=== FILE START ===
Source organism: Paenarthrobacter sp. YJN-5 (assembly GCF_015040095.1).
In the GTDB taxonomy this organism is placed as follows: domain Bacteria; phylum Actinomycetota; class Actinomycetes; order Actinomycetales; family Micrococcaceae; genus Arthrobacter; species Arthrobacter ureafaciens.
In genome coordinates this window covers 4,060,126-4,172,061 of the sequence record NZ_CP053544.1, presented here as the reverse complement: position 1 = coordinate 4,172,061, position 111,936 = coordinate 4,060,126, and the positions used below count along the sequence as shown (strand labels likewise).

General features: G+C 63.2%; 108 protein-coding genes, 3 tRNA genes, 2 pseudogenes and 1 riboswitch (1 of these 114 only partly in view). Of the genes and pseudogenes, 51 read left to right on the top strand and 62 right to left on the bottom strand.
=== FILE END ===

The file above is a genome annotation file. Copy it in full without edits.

Source organism: Paenarthrobacter sp. YJN-5 (assembly GCF_015040095.1).
In the GTDB taxonomy this organism is placed as follows: domain Bacteria; phylum Actinomycetota; class Actinomycetes; order Actinomycetales; family Micrococcaceae; genus Arthrobacter; species Arthrobacter ureafaciens.
In genome coordinates this window covers 4,060,126-4,172,061 of the sequence record NZ_CP053544.1, presented here as the reverse complement: position 1 = coordinate 4,172,061, position 111,936 = coordinate 4,060,126, and the positions used below count along the sequence as shown (strand labels likewise).

General features: G+C 63.2%; 108 protein-coding genes, 3 tRNA genes, 2 pseudogenes and 1 riboswitch (1 of these 114 only partly in view). Of the genes and pseudogenes, 51 read left to right on the top strand and 62 right to left on the bottom strand.